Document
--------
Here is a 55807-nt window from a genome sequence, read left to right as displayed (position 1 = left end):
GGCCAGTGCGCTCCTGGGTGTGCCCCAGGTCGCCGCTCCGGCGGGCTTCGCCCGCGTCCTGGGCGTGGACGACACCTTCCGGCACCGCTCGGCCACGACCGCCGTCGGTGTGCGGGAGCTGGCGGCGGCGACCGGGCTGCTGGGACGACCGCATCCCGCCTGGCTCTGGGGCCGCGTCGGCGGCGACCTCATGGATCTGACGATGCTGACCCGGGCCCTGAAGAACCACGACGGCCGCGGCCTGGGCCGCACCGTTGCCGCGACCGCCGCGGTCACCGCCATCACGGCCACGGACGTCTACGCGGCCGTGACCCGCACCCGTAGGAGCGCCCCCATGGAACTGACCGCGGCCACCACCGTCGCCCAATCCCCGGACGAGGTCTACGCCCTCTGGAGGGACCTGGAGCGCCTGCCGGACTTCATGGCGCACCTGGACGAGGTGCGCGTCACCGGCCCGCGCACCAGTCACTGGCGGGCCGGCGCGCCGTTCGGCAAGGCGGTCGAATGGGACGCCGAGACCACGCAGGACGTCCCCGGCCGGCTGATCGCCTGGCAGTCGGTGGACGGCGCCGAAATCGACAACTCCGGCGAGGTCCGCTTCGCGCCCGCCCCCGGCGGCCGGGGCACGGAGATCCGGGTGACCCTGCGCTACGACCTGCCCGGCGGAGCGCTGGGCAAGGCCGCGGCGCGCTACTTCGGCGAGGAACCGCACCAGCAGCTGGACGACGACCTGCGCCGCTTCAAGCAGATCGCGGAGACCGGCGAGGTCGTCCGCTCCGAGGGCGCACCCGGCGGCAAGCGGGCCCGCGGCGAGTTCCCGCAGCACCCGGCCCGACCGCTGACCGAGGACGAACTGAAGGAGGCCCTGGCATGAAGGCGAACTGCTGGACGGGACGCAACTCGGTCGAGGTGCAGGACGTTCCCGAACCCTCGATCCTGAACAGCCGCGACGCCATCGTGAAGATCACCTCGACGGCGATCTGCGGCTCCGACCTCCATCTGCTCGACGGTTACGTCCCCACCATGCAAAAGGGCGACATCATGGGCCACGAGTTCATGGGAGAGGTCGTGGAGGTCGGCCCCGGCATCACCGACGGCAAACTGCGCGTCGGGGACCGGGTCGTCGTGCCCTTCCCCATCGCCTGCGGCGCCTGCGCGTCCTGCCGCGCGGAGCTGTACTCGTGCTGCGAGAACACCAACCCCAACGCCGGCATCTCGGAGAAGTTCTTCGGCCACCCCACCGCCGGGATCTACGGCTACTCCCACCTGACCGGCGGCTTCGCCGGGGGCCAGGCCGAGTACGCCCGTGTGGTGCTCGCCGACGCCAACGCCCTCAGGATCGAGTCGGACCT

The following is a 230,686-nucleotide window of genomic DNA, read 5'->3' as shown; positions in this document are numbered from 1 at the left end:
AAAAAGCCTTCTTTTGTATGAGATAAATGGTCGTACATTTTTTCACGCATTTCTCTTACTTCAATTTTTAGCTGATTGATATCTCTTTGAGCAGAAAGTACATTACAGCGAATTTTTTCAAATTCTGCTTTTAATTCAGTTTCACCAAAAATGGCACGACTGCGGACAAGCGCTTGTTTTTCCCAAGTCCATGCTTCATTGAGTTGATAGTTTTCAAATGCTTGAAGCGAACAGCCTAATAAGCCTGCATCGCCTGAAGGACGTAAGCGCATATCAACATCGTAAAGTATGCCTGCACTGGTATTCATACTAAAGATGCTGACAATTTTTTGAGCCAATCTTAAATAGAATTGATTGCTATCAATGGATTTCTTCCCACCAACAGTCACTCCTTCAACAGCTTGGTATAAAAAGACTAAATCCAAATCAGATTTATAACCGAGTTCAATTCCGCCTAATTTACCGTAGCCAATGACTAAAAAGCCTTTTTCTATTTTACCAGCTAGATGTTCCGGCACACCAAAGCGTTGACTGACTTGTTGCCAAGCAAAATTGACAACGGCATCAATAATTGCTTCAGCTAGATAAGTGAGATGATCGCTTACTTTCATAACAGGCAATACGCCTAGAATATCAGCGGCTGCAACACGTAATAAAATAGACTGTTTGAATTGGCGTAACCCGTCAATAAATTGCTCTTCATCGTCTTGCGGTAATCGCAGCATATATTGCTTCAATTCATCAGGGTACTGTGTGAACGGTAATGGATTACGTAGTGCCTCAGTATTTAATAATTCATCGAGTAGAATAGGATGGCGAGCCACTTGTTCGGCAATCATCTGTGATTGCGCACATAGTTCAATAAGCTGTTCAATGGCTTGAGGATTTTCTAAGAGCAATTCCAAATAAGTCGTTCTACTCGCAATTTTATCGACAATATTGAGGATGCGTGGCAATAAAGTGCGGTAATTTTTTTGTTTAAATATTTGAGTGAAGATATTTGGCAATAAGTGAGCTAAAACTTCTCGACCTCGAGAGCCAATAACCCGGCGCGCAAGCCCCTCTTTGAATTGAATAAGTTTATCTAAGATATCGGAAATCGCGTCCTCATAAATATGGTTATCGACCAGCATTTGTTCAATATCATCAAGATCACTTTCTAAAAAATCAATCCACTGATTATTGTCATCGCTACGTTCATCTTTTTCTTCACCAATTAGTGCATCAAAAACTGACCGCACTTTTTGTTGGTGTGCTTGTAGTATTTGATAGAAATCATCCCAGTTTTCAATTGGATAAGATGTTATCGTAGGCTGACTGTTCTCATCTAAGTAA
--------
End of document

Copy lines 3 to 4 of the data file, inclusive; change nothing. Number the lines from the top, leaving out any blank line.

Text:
The following is a 230,686-nucleotide window of genomic DNA, read 5'->3' as shown; positions in this document are numbered from 1 at the left end:
AAAAAGCCTTCTTTTGTATGAGATAAATGGTCGTACATTTTTTCACGCATTTCTCTTACTTCAATTTTTAGCTGATTGATATCTCTTTGAGCAGAAAGTACATTACAGCGAATTTTTTCAAATTCTGCTTTTAATTCAGTTTCACCAAAAATGGCACGACTGCGGACAAGCGCTTGTTTTTCCCAAGTCCATGCTTCATTGAGTTGATAGTTTTCAAATGCTTGAAGCGAACAGCCTAATAAGCCTGCATCGCCTGAAGGACGTAAGCGCATATCAACATCGTAAAGTATGCCTGCACTGGTATTCATACTAAAGATGCTGACAATTTTTTGAGCCAATCTTAAATAGAATTGATTGCTATCAATGGATTTCTTCCCACCAACAGTCACTCCTTCAACAGCTTGGTATAAAAAGACTAAATCCAAATCAGATTTATAACCGAGTTCAATTCCGCCTAATTTACCGTAGCCAATGACTAAAAAGCCTTTTTCTATTTTACCAGCTAGATGTTCCGGCACACCAAAGCGTTGACTGACTTGTTGCCAAGCAAAATTGACAACGGCATCAATAATTGCTTCAGCTAGATAAGTGAGATGATCGCTTACTTTCATAACAGGCAATACGCCTAGAATATCAGCGGCTGCAACACGTAATAAAATAGACTGTTTGAATTGGCGTAACCCGTCAATAAATTGCTCTTCATCGTCTTGCGGTAATCGCAGCATATATTGCTTCAATTCATCAGGGTACTGTGTGAACGGTAATGGATTACGTAGTGCCTCAGTATTTAATAATTCATCGAGTAGAATAGGATGGCGAGCCACTTGTTCGGCAATCATCTGTGATTGCGCACATAGTTCAATAAGCTGTTCAATGGCTTGAGGATTTTCTAAGAGCAATTCCAAATAAGTCGTTCTACTCGCAATTTTATCGACAATATTGAGGATGCGTGGCAATAAAGTGCGGTAATTTTTTTGTTTAAATATTTGAGTGAAGATATTTGGCAATAAGTGAGCTAAAACTTCTCGACCTCGAGAGCCAATAACCCGGCGCGCAAGCCCCTCTTTGAATTGAATAAGTTTATCTAAGATATCGGAAATCGCGTCCTCATAAATATGGTTATCGACCAGCATTTGTTCAATATCATCAAGATCACTTTCTAAAAAATCAATCCACTGATTATTGTCATCGCTACGTTCATCTTTTTCTTCACCAATTAGTGCATCAAAAACTGACCGCACTTTTTGTTGGTGTGCTTGTAGTATTTGATAGAAATCATCCCAGTTTTCAATTGGATAAGATGTTATCGTAGGCTGACTGTTCTCATCTAAGTAA